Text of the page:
Following the delay of a Senate vote on the health care bill, Sen. Lisa Murkowski says Democrats should be involved in the replacement of Obamacare. Murkowski made the comments to a MSNBC reporter on Tuesday afternoon, where she discussed other concerns she has with the health care bill.
“Absolutely,” she said throwing up her hands. “The Congress of the United States, whether you’re Republican or Democrat in the House or Senate, shouldn’t we all be working together on the problems that are part in parcel of who we are as Americans? This is not for Republicans to fix or Democrats to fix, this is for us as Americans to fix. When did we get to the point where we said no, we’re not going to talk to Democrats about a fix? We should be working with our colleagues on the other side of the aisle, we should be working with our colleagues in the other chamber. ”
Here’s the full segment as posted by Murkowski’s office.
Murkowski and U.S. Sen. Dan Sullivan have so far declined to say whether they’ll vote for a bill, but both said they supported the delay. The hurried pace of the Senate has clearly been difficult for both Republicans as they’ve tried to negotiate exemptions or changes that would ease the impact on Alaska.
Their votes will be critical for the passage of the bill, as support is already shaky. At least four conservative Republicans and one moderate Republican said they would likely be no votes on the bill in the lead up to the vote. The Senate can only afford to lose two votes.
Latest on Murkowski
Attention has been laser-focused on Murkowski as the Senate works on its health care bill. She’s staked out positions that align her Maine Sen. Susan Collins, who’s already said she would be a no vote on the bill. In a tweet Wednesday, Murkowski said she’s happy to have more time.
“Happy we have more time to address Alaskan priorities in the healthcare bill,” she said. “This was a good step. As I said before, we need to do it right.”
One of the issues that unites Murkowski and Collins is the issue of Planned Parenthood funding. The Senate bill proposes defunding the program for one year.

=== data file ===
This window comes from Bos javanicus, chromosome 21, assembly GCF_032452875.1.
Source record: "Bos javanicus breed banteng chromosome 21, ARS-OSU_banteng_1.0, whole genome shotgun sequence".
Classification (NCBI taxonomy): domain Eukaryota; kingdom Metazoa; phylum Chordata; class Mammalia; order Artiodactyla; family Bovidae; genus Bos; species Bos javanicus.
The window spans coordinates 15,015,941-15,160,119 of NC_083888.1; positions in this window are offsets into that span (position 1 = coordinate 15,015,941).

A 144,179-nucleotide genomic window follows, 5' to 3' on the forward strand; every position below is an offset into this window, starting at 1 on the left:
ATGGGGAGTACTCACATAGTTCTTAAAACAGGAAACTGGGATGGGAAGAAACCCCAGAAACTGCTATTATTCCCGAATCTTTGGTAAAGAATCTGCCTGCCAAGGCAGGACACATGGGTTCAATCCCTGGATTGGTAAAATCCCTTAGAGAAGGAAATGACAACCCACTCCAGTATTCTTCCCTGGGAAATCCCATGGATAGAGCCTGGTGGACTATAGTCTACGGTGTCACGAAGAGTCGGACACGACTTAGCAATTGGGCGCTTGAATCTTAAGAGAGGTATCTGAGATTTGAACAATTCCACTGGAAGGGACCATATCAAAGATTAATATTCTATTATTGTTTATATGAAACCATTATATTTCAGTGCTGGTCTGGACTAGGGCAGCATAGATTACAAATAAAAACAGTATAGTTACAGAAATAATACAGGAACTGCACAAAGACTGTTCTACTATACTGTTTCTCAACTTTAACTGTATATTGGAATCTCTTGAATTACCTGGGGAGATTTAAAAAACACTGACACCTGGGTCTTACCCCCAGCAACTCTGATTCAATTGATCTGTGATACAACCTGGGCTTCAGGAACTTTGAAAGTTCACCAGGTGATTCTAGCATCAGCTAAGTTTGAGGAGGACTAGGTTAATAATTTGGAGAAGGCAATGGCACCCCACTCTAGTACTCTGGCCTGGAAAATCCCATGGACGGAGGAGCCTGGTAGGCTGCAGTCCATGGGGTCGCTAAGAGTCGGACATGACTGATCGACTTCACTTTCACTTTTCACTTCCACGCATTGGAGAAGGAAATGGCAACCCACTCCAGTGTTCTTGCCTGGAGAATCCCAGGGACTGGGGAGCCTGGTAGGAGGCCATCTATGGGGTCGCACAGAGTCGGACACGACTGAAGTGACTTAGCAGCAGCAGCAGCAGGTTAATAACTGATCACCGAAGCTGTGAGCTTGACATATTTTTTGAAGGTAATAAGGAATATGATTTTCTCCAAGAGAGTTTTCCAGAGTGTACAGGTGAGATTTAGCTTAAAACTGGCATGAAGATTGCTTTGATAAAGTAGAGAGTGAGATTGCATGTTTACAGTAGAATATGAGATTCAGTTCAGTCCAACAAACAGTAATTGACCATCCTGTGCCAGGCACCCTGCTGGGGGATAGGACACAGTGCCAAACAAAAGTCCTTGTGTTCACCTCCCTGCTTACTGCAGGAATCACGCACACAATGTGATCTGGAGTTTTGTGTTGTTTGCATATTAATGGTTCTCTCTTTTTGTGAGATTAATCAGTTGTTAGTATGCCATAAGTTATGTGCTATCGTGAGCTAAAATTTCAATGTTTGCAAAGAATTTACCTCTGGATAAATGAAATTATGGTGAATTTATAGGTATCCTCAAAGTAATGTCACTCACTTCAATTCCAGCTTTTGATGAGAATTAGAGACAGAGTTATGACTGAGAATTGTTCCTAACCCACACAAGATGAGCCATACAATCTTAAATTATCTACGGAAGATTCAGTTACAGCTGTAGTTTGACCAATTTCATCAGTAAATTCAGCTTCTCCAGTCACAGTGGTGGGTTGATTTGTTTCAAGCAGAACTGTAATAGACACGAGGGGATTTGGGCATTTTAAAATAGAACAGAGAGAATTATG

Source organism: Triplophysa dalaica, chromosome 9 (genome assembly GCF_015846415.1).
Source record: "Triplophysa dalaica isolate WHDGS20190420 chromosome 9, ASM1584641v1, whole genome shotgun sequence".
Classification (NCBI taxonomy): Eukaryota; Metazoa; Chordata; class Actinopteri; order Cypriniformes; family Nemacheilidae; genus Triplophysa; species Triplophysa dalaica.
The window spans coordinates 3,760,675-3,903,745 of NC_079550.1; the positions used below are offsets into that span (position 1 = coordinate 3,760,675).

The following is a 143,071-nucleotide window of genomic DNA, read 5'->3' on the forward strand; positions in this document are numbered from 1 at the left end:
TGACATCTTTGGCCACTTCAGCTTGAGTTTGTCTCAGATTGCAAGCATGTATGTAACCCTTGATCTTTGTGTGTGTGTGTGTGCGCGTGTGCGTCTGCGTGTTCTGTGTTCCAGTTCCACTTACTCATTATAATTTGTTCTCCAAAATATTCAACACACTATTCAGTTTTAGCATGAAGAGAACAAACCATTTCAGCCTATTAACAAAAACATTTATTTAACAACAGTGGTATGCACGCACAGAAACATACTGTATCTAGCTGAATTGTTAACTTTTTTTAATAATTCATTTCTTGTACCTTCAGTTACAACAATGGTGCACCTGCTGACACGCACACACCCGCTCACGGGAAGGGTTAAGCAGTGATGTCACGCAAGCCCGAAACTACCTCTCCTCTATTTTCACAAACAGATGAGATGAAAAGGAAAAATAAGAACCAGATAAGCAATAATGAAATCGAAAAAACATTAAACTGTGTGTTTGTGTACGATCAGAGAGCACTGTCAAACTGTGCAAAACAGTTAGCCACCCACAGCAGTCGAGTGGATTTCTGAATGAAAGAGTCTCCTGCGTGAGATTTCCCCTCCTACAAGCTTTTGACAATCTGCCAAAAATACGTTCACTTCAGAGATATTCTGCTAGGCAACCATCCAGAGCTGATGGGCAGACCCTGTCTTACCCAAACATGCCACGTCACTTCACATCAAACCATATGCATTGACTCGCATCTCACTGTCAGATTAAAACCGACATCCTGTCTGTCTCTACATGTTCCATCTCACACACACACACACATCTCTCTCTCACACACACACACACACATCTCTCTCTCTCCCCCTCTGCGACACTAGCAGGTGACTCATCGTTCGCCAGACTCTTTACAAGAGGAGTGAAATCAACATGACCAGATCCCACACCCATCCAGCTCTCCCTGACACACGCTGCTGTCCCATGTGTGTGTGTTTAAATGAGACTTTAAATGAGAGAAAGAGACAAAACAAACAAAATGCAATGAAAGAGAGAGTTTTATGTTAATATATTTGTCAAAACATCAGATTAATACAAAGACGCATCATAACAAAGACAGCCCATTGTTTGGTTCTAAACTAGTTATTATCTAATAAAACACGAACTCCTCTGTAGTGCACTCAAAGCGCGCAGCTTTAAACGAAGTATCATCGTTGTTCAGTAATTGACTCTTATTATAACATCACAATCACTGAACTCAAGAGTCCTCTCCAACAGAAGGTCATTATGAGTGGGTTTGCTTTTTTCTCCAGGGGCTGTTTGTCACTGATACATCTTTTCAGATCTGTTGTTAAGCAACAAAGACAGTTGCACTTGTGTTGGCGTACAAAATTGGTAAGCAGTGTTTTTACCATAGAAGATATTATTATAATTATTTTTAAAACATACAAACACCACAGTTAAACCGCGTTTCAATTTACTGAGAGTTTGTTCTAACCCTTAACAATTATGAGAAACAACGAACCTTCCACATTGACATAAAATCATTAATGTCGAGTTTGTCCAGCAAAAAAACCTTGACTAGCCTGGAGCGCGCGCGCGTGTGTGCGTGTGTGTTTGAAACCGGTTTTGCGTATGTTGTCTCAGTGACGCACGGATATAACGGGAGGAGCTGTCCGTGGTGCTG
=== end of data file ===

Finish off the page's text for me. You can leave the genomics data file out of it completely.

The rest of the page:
“People support greater access to health care,” she said when asked about the move. “Planned Parenthood provides for that, provides for greater access particularly to lower income women for purposes of screening services that I think are important. When we’re talking about health care reform, shouldn’t it be about increasing access? I’m talking to Alaska and that’s what they’re telling me is important.”
Collins and Murkowski plan to offer an amendment to restore the funding, Murkowski confirmed this with the ADN.
The two have tried it before. In a 2015 repeal of Obamacare that passed the Senate, the two ran a similar amendment. When it failed 48-52 Collins voted against the bill, but Murkowski eventually voted in favor of the repeal.
This year Murkowski said she didn’t support a bill that defunding Planned Parenthood. Demonstrations throughout Alaska today hope to keep her true to her word.
Latest on Sullivan
The pressure hasn’t been as heavy for Sullivan, but ad campaigns that have typically focused solely on Murkowski have begun including him. For his part, Sullivan said he supports the delay on the vote.
“I support Senate leadership’s decision to withhold the vote in order to better address the concerns of members. I also appreciate being invited to the White House with my colleagues for a very productive meeting with President Trump and Vice President Pence,” he said in a prepared statement. “As we move forward, I will continue to work on the draft of the Senate bill to make it better for Alaskans by continuing to focus on what’s worked under the Affordable Care Act—like continued coverage for those with preexisting conditions— and to replace it with a bill that will better serve our state.”
His statement also gives a nod to short-term and long-term stability and innovation funds included in the Senate bill. Both of those accounts include tends of billions of additional dollars that states can apply for to help ease the sting of reduced or eliminated subsidies. Alaska, with its highest in the country costs, would be an ideal candidate for the funding.
“I believe that we can achieve those goals by stabilizing our health insurance system, giving Alaska the flexibility to craft plans that work for our citizens to address the high cost of healthcare and insurance, and providing a sustainable and equitable path forward for Medicaid,” he said.